Jeffrey Kilbride, convicted of charges stemming from the CAN-SPAM Act, was returned to federal custody a day after he reportedly broke out of a minimum-security prison.
Jeffrey Kilbride, one of the first to be convicted of charges stemming from the Controlling the Assault of Non-solicited Pornography and Marketing (CAN-SPAM) Act, was returned to federal custody a day after he reportedly broke out of a minimum-security prison, according to local news reports.
Kilbride, 48, was discovered missing from the Lompoc federal prison on Friday, Dec. 27, around 1:30 p.m. PT, said the Lompoc Record last week. The federal facility is located in Lompoc, Calif., which is south of San Louis Obispo near the central California coast.
By late afternoon Saturday, Dec. 28, however, Kilbride was back in custody, the Lompoc Record said.
According to the newspaper, Kilbride had turned himself in to authorities.
Officials at Federal Correctional Institute, Lompoc were unable to confirm that Thursday. The prison's primary public information officer was absent, and an alternate said he was unauthorized to talk about inmates or their disposition.
Kilbride was notable for being one of two men who were the first to be charged and convicted under the CAN-SPAM Act, legislation passed by the U.S. Congress in 2003 and designed to stem the flood of spam email. By most accounts, CAN-SPAM was a failure, although it resulted in several jail sentences for spammers based in the U.S.
Kilbride, along with a partner, James Schaffer, were convicted of two CAN-SPAM violations in 2007. One of the counts accused the pair of sending commercial emails with falsified headers, while the other charged them with spoofing domain names in order to trick recipients. The emails promoted pornographic websites.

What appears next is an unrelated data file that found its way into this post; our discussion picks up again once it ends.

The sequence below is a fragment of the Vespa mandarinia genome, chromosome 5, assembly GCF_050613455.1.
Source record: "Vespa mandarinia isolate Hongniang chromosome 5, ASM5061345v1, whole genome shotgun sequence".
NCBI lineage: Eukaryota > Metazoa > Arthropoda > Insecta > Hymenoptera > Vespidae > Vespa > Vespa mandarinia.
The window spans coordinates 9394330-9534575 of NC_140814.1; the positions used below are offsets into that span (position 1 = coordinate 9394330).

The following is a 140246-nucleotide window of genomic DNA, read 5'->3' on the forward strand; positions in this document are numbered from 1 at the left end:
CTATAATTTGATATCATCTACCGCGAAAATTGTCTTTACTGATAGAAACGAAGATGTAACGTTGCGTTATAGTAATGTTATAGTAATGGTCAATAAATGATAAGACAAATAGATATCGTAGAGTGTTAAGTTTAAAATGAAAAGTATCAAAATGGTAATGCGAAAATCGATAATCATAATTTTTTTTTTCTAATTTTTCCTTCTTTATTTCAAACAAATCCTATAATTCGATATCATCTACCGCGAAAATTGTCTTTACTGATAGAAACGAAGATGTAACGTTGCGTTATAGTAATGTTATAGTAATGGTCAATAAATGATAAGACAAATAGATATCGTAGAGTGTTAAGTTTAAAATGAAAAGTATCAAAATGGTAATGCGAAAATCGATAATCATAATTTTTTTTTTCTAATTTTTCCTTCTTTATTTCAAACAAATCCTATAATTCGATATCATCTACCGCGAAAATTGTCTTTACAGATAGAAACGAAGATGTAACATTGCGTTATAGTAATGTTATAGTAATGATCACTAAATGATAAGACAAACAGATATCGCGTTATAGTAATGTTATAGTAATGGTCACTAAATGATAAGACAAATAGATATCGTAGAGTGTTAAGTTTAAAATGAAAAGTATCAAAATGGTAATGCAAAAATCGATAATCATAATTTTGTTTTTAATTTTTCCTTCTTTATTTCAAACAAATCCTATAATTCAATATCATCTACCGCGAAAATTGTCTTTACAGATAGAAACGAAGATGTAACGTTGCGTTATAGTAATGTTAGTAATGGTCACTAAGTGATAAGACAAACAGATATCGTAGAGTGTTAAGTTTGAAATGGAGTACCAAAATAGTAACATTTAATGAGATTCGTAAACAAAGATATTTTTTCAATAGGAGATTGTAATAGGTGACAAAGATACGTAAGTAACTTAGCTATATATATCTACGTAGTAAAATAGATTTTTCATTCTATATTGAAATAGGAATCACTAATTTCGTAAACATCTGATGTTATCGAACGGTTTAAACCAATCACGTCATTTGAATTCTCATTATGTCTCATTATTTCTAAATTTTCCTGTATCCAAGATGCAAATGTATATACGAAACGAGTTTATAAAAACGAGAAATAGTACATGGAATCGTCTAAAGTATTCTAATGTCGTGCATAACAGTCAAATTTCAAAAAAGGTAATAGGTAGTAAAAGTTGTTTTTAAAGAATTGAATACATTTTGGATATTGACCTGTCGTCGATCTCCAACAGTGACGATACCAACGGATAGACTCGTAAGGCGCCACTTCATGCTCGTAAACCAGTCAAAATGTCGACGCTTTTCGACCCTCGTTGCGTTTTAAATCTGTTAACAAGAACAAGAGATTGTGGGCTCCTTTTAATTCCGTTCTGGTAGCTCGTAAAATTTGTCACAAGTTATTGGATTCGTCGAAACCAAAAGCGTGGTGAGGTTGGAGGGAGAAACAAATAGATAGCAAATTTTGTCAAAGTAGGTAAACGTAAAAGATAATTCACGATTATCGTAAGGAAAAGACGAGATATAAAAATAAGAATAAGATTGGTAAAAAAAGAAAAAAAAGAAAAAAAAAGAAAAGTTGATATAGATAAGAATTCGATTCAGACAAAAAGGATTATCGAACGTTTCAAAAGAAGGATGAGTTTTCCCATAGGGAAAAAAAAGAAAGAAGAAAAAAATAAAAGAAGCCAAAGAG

A federal judge sentenced Kilbride to 72 months in federal prison, and gave Schaffer 63 months. The same judge also fined the two $100,000 each, ordered them to pay $77,500 to America Online and required them to forfeit their $1.1 million in ill-gotten gains.
According to Kilbride's entry in the federal prison system's database, he was originally set for release in December 2015.
It was unclear what additional charges would be leveled against Kilbride for his escape, and how that would impact his slated release.
Schaffer, 48, is currently an inmate of Correctional Institute, Taft, a federal prison in Taft, California, near Bakersfield, that is operated by a private contractor. Schaffer is scheduled to be released in November 2014.
Lompoc may be best known as the setting for part of the Elmore Leonard novel, Out of Sight, which was later made into the 1998 movie by the same name, and starred George Clooney, Jennifer Lopez, Ving Rhames, Albert Brooks and Don Cheadle.
Gregg Keizer covers Microsoft, security issues, Apple, Web browsers and general technology breaking news for Computerworld. Follow Gregg on Twitter at @gkeizer, on Google+ or subscribe to Gregg's RSS feed. His email address is firstname.lastname@example.org.
Read more about legal in Computerworld's Legal Topic Center.
This story, "Escaped spammer back in federal slammer" was originally published by Computerworld.